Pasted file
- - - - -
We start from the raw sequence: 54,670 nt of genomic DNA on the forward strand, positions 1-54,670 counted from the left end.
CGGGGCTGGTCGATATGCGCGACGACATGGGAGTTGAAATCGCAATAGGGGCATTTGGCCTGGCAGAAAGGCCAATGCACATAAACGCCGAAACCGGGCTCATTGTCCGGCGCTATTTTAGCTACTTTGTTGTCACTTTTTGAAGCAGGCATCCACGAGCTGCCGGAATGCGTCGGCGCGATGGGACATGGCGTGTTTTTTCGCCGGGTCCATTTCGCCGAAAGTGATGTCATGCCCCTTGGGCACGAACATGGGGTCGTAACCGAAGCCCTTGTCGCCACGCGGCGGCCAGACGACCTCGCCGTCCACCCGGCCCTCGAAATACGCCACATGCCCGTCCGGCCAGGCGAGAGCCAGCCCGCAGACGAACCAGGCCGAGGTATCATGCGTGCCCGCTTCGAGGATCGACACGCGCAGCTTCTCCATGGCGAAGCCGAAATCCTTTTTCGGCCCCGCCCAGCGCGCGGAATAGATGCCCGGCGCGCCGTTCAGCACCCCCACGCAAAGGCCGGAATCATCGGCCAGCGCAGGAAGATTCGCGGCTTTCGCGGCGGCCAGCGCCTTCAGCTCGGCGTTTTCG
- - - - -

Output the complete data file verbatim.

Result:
We start from the raw sequence: 54,670 nt of genomic DNA on the forward strand, positions 1-54,670 counted from the left end.
CGGGGCTGGTCGATATGCGCGACGACATGGGAGTTGAAATCGCAATAGGGGCATTTGGCCTGGCAGAAAGGCCAATGCACATAAACGCCGAAACCGGGCTCATTGTCCGGCGCTATTTTAGCTACTTTGTTGTCACTTTTTGAAGCAGGCATCCACGAGCTGCCGGAATGCGTCGGCGCGATGGGACATGGCGTGTTTTTTCGCCGGGTCCATTTCGCCGAAAGTGATGTCATGCCCCTTGGGCACGAACATGGGGTCGTAACCGAAGCCCTTGTCGCCACGCGGCGGCCAGACGACCTCGCCGTCCACCCGGCCCTCGAAATACGCCACATGCCCGTCCGGCCAGGCGAGAGCCAGCCCGCAGACGAACCAGGCCGAGGTATCATGCGTGCCCGCTTCGAGGATCGACACGCGCAGCTTCTCCATGGCGAAGCCGAAATCCTTTTTCGGCCCCGCCCAGCGCGCGGAATAGATGCCCGGCGCGCCGTTCAGCACCCCCACGCAAAGGCCGGAATCATCGGCCAGCGCAGGAAGATTCGCGGCTTTCGCGGCGGCCAGCGCCTTCAGCTCGGCGTTTTCG